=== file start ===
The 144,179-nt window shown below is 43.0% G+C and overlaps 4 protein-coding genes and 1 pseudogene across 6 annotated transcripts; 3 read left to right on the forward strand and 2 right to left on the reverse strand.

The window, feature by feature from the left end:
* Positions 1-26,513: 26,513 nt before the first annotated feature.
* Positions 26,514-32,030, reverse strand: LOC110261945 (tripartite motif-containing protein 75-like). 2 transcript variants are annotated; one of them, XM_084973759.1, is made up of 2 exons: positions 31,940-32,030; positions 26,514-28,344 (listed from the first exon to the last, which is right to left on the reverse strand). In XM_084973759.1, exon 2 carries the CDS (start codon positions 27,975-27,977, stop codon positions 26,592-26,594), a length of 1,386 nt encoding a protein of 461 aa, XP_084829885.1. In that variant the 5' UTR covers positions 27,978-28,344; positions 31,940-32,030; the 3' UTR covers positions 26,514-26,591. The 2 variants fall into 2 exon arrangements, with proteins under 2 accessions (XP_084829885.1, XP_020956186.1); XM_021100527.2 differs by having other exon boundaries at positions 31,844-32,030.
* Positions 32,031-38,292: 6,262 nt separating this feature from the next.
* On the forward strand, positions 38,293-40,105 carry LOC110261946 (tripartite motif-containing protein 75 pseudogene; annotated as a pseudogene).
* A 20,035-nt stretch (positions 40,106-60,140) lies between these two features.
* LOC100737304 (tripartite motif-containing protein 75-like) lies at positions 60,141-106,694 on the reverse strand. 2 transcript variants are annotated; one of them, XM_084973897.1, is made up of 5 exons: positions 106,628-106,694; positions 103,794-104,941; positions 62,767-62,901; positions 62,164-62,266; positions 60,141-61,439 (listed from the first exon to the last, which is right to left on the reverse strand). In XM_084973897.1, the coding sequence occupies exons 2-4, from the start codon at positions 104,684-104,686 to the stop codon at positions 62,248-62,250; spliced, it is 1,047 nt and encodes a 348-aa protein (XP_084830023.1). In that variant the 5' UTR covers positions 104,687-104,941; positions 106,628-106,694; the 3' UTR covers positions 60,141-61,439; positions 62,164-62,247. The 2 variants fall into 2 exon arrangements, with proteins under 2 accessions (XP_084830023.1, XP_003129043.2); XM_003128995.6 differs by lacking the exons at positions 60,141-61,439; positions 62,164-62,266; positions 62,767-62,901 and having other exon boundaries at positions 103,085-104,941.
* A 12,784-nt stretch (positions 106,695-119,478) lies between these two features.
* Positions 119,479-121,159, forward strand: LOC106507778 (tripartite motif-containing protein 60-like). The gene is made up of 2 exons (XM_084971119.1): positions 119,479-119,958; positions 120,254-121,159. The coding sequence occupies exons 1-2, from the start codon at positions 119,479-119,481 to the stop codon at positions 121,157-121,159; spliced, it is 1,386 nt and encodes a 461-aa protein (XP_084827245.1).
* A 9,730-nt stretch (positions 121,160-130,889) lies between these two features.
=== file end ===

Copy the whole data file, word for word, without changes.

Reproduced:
The 144,179-nt window shown below is 43.0% G+C and overlaps 4 protein-coding genes and 1 pseudogene across 6 annotated transcripts; 3 read left to right on the forward strand and 2 right to left on the reverse strand.

The window, feature by feature from the left end:
* Positions 1-26,513: 26,513 nt before the first annotated feature.
* Positions 26,514-32,030, reverse strand: LOC110261945 (tripartite motif-containing protein 75-like). 2 transcript variants are annotated; one of them, XM_084973759.1, is made up of 2 exons: positions 31,940-32,030; positions 26,514-28,344 (listed from the first exon to the last, which is right to left on the reverse strand). In XM_084973759.1, exon 2 carries the CDS (start codon positions 27,975-27,977, stop codon positions 26,592-26,594), a length of 1,386 nt encoding a protein of 461 aa, XP_084829885.1. In that variant the 5' UTR covers positions 27,978-28,344; positions 31,940-32,030; the 3' UTR covers positions 26,514-26,591. The 2 variants fall into 2 exon arrangements, with proteins under 2 accessions (XP_084829885.1, XP_020956186.1); XM_021100527.2 differs by having other exon boundaries at positions 31,844-32,030.
* Positions 32,031-38,292: 6,262 nt separating this feature from the next.
* On the forward strand, positions 38,293-40,105 carry LOC110261946 (tripartite motif-containing protein 75 pseudogene; annotated as a pseudogene).
* A 20,035-nt stretch (positions 40,106-60,140) lies between these two features.
* LOC100737304 (tripartite motif-containing protein 75-like) lies at positions 60,141-106,694 on the reverse strand. 2 transcript variants are annotated; one of them, XM_084973897.1, is made up of 5 exons: positions 106,628-106,694; positions 103,794-104,941; positions 62,767-62,901; positions 62,164-62,266; positions 60,141-61,439 (listed from the first exon to the last, which is right to left on the reverse strand). In XM_084973897.1, the coding sequence occupies exons 2-4, from the start codon at positions 104,684-104,686 to the stop codon at positions 62,248-62,250; spliced, it is 1,047 nt and encodes a 348-aa protein (XP_084830023.1). In that variant the 5' UTR covers positions 104,687-104,941; positions 106,628-106,694; the 3' UTR covers positions 60,141-61,439; positions 62,164-62,247. The 2 variants fall into 2 exon arrangements, with proteins under 2 accessions (XP_084830023.1, XP_003129043.2); XM_003128995.6 differs by lacking the exons at positions 60,141-61,439; positions 62,164-62,266; positions 62,767-62,901 and having other exon boundaries at positions 103,085-104,941.
* A 12,784-nt stretch (positions 106,695-119,478) lies between these two features.
* Positions 119,479-121,159, forward strand: LOC106507778 (tripartite motif-containing protein 60-like). The gene is made up of 2 exons (XM_084971119.1): positions 119,479-119,958; positions 120,254-121,159. The coding sequence occupies exons 1-2, from the start codon at positions 119,479-119,481 to the stop codon at positions 121,157-121,159; spliced, it is 1,386 nt and encodes a 461-aa protein (XP_084827245.1).
* A 9,730-nt stretch (positions 121,160-130,889) lies between these two features.